On 6 May 2015 a new bust of Sir Winston Churchill was officially dedicated inside the Pentagon. Finest Hour Senior Editor Paul H. Courtenay is a friend of the artist and provides the following background.
I live in a small Hampshire village about a five minutes’ walk from the workshop of the artist Vivien Mallock. We have been friends for a long time, as I first served in the Army with her husband Ross some fifty years ago. Vivien is a leading sculptress, and I had often seen her at work and marvelled at her skill when in September 2010 I casually asked what she would create as her next project. She replied that she had recently submitted a detailed application to be chosen for a commission to create a bronze bust of Sir Winston Churchill. I rather brashly said: “I haven’t heard anything about this!” Equally surprised, she replied: “Why should you?” Clearly, she knew nothing of my Churchill interests, so I told her about them, which led her to say: “I wish I had known that months ago: it would have saved me a lot of research work.”
Not long afterwards, in November, Vivien heard that she had been selected for the commission. She then told me that this was from the UK Ministry of Defence, which wanted to present the bronze to the US Department of Defense for permanent display in the Pentagon. The bronze would be one-and-a-half times life-size and extend from the top of Sir Winston’s head to the bottom of his waistcoat. At about this time I thought I should find out if the Churchill family was aware of what was in the wind; it was a complete surprise to them all. Read More >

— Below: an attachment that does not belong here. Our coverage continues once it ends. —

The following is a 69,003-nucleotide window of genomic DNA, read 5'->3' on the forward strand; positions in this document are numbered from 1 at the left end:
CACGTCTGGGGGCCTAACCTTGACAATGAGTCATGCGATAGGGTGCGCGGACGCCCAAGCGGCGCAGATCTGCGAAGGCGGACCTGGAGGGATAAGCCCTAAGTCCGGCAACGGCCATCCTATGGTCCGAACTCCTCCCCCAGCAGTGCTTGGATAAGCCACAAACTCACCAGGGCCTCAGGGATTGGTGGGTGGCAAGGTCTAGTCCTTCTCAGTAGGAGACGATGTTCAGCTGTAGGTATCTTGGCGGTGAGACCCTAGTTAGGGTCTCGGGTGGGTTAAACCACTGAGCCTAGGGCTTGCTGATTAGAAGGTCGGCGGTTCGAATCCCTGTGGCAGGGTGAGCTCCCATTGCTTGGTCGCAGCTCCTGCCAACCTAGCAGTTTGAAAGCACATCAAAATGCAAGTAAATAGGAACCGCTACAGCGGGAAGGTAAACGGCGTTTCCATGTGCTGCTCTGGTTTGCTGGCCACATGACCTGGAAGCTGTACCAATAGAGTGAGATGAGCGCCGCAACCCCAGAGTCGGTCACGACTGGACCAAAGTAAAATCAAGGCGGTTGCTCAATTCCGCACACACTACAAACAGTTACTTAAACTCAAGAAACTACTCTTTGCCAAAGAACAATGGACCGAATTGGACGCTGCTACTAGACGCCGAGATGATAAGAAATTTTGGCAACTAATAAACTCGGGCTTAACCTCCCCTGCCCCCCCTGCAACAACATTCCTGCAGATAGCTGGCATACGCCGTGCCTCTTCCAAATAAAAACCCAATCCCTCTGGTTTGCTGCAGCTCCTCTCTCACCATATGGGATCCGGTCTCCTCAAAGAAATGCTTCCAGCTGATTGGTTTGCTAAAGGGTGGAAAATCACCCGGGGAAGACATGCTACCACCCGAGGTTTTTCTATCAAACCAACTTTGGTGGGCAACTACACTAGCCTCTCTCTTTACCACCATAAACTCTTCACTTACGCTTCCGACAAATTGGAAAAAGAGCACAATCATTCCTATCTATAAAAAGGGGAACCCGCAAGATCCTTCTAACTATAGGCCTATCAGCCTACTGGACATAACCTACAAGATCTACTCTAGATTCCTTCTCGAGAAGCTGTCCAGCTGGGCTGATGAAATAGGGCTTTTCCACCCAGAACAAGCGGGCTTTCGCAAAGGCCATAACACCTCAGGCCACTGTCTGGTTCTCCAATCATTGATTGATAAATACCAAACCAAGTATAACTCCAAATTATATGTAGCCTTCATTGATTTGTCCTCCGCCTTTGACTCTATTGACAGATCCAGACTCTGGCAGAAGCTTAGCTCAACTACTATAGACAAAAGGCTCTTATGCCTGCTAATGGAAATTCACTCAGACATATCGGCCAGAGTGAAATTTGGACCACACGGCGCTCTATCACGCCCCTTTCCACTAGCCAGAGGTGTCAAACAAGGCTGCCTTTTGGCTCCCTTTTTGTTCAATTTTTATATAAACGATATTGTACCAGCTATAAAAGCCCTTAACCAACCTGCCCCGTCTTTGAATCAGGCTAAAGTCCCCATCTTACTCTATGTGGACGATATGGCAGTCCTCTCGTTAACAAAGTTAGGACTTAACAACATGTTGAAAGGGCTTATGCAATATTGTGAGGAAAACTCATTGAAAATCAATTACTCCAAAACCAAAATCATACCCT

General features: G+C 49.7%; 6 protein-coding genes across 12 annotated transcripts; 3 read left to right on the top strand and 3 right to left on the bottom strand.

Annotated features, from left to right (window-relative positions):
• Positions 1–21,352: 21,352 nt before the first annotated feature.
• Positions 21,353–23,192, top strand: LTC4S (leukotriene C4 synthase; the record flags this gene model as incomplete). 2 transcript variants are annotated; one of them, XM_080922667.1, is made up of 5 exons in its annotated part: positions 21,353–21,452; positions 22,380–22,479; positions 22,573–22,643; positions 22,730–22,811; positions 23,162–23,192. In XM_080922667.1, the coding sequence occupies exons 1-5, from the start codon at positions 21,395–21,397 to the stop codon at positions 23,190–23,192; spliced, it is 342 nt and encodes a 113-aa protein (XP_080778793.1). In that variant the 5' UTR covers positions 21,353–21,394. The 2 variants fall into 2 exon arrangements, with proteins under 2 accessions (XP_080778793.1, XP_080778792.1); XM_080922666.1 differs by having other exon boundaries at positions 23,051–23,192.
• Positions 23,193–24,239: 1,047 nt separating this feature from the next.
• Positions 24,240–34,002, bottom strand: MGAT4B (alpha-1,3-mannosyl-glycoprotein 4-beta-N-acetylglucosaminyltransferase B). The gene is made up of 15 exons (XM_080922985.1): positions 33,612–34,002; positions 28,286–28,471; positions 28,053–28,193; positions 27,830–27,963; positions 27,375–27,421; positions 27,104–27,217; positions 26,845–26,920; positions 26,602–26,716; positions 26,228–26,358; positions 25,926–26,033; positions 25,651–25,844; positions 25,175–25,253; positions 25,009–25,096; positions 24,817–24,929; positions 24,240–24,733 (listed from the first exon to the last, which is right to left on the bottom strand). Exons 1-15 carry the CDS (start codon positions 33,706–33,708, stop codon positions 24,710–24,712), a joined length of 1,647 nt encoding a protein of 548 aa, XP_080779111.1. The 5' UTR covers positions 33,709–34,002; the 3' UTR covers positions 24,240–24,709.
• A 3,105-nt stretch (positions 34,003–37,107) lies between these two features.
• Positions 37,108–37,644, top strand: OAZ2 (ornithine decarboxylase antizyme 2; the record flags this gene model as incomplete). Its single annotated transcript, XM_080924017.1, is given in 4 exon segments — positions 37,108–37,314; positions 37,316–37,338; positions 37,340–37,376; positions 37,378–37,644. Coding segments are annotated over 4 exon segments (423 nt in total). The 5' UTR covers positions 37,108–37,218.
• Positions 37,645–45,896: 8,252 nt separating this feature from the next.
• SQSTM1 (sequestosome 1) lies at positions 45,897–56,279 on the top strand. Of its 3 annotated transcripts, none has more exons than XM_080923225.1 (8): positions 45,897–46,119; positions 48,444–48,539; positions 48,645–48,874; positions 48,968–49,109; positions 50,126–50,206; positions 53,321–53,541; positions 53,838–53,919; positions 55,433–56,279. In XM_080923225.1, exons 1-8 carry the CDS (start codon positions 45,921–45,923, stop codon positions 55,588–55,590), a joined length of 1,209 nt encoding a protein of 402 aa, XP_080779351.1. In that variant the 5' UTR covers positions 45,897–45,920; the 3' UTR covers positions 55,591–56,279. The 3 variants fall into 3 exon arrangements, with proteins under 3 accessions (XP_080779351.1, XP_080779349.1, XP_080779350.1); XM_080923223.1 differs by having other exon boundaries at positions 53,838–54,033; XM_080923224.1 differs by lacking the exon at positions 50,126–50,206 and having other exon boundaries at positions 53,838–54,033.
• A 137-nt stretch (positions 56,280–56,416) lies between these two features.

The Oscar Nemon bust in the Churchill Memorial Garden at Blenheim (above). Reverse side of the Garter Banner of Lady Soames hanging at the rear of the Nave of St. Martin’s Church, Bladon (right). The new gravestone at Bladon of Lord and Lady Soames was installed in May 2015 (below).
The design of the new Sir Winston Churchill Memorial Window fits seamlessly into the architecture of St. Martin’s Church to reflect the design of the existing Spencer-Churchill window.
The main figures are St. Martin and St. Alban. St. Martin is, appropriately, the patron saint of soldiers. St. Alban was chosen to be the second saint, as he is held to be the first martyr of England.
The design is crowned by Sir Winston’s coat of arms. The window is thereafter divided into two “lights,” one for each saint, and fitting in with the existing tracery.
The left-hand “St. Martin” light features the cap badge of the 4th Queen’s Own Hussars. Vines and grapes form the background; St. Martin is the patron saint of vintners. At the foot of the light is a vignette of Sir Winston touring a wartime dockyard, cheered by the workers. Read More >
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The International Churchill Society (ICS), founded in 1968 shortly after Churchill's death, is the world’s preeminent member organisation dedicated to preserving the historic legacy of Sir Winston Churchill.
At a time when leadership is challenged at every turn, that legacy looms larger and remains more relevant than ever.